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by David on March 6, 2020

Crypto Becomes Taxable In Ukraine

Cryptocurrencies in Ukraine are recognized in accordance with the Financial Action Task Force (FATF), meaning it is now seen as a virtual unit that holds a value, allowing it to be traded and transferred electronically, as well as having the ability to be used as a payment or investment

As a result, Ukraine’s revenue agency will now require taxpayers to report their digital assets holdings as intangible property. Similarly to intellectual property or licenses for natural resources extraction.

To properly report cryptocurrency holdings, taxpayers will need to name the assets, the date of the acquisition, the total amount owned on the last day of the tax period and the value of the asset in Hryvnia, Ukraine’s national currency, based on the last day of the tax period.

While Ukraine’s Ministry of Digital Transformation made an announcement in February, stating that it would not be regulating cryptocurrency mining, as it is already governed by the rules of the blockchain protocol, they certainly aren’t planning to leave cryptos outright unmonitored.

The tax report requirements put out by Ukraine’s regulators can be seen as a means to formulate and define boundaries around cryptocurrencies. Furthermore, they’ve indicated in the past that crypto service providers will be obligated to monitor transactions above $1,200 and report any suspicious activities that take place.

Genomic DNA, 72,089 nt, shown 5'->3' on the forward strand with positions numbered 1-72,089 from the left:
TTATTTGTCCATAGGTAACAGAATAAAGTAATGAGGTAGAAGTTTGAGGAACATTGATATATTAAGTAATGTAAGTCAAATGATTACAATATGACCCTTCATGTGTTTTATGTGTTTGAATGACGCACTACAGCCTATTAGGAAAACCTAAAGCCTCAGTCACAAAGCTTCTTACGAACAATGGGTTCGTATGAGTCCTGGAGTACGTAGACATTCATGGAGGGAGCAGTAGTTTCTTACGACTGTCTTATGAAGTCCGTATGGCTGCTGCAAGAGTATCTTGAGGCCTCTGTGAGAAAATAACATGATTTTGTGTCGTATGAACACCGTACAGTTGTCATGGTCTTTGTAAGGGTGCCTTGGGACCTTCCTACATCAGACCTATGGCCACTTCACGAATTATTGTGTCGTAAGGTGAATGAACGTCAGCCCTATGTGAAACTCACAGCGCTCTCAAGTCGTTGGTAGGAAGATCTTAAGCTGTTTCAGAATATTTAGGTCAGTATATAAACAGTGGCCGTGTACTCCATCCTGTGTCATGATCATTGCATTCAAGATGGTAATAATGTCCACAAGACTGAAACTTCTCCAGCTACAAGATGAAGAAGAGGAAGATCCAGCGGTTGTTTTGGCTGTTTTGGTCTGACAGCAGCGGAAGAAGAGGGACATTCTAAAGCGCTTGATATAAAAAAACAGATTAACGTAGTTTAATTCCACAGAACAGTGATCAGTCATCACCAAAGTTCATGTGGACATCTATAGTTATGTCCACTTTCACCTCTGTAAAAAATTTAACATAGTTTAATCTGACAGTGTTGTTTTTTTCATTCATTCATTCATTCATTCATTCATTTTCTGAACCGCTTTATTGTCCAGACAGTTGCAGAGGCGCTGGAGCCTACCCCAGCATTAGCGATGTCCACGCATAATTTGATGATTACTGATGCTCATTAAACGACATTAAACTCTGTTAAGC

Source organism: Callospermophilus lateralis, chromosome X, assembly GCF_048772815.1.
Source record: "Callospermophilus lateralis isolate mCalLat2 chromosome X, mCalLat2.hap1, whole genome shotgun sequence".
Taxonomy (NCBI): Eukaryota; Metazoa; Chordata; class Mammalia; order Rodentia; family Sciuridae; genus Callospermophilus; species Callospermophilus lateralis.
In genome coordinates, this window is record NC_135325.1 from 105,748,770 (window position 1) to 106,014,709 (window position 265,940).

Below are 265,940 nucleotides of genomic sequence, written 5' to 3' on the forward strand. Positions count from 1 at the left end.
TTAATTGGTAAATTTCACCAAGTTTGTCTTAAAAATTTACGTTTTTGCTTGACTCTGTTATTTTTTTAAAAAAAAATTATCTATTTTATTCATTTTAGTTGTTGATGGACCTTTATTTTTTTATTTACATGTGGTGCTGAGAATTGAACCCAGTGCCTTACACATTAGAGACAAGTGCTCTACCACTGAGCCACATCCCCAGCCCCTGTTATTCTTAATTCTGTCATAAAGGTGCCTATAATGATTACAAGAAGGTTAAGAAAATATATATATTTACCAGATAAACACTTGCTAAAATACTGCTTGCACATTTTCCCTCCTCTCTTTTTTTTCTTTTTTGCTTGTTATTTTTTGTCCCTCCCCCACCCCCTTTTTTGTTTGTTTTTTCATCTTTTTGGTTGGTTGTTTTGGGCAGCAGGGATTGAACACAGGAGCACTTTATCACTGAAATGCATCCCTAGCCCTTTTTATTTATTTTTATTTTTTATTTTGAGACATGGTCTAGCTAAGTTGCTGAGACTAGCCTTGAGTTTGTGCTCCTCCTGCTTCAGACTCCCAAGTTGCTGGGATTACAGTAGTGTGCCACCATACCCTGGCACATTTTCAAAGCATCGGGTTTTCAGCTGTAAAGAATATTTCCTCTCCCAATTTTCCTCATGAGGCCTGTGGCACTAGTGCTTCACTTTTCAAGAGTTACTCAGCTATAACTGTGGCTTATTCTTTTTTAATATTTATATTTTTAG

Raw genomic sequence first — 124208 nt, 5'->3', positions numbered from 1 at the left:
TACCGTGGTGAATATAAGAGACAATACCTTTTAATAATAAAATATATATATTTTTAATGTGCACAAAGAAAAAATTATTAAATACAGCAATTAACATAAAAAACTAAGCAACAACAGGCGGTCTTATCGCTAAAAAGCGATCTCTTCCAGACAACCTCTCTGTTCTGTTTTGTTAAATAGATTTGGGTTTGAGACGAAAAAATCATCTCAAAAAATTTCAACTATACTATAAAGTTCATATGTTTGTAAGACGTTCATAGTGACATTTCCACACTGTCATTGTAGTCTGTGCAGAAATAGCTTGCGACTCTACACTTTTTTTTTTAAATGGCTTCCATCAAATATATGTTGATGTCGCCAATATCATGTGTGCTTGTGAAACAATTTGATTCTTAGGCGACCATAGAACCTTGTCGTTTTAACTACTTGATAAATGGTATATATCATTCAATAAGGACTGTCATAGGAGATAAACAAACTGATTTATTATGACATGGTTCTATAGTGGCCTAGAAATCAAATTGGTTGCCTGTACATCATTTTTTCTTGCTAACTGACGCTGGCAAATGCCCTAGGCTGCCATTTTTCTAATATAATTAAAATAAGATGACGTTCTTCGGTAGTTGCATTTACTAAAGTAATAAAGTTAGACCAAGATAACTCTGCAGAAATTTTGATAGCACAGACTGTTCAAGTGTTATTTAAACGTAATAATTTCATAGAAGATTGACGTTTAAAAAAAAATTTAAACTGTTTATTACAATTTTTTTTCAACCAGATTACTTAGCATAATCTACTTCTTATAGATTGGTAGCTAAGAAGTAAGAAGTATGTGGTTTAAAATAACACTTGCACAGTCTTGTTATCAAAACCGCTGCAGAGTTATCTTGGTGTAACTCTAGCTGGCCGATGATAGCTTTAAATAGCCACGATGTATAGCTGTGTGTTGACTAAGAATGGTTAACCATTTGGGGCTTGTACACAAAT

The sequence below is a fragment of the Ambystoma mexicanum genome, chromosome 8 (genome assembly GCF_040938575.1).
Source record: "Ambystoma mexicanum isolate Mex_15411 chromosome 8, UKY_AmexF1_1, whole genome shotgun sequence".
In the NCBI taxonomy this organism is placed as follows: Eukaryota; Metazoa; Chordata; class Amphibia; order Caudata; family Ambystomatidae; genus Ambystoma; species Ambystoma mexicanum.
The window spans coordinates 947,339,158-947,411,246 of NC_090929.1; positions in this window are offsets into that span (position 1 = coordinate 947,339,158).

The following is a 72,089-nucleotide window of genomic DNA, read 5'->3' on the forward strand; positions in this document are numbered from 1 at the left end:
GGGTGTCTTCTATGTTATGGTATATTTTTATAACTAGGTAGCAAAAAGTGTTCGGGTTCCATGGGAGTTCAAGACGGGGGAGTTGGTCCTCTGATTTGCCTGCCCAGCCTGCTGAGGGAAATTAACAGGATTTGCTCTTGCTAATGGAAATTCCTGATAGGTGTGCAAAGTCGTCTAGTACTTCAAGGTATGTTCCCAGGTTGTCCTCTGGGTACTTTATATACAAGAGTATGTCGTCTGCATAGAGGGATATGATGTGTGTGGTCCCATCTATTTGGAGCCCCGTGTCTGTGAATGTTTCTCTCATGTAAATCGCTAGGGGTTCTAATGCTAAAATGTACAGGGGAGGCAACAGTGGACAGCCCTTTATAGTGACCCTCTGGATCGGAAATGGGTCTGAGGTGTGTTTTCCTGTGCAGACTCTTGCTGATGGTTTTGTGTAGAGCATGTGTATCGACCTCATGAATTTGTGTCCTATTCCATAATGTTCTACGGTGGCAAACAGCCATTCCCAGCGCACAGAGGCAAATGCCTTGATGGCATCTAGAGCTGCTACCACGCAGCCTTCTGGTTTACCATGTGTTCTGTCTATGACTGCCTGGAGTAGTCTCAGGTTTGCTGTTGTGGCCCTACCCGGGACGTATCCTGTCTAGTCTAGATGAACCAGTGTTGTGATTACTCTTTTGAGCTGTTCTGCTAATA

Moreover, a new bill is currently pending the approval of Ukraine’s parliament which will have crypto-related earnings get taxed by 5% for the first five years of passage.

As it currently stands, Ukraine has still yet to develop a proper and comprehensive set of regulations in regard to the cryptocurrency industry. However, the new tax reporting rule can be seen as the first action Ukraine has taken towards it.

Stricter regulations towards crypto in Ukraine are certainly welcome as well, especially considering the scam scheme that had been operating from the country, targeting vulnerable and unaware investors from other countries who were interested in cryptocurrencies, with the likelihood of being discovered and shutdown being low had it not been for a whistleblower.

By David

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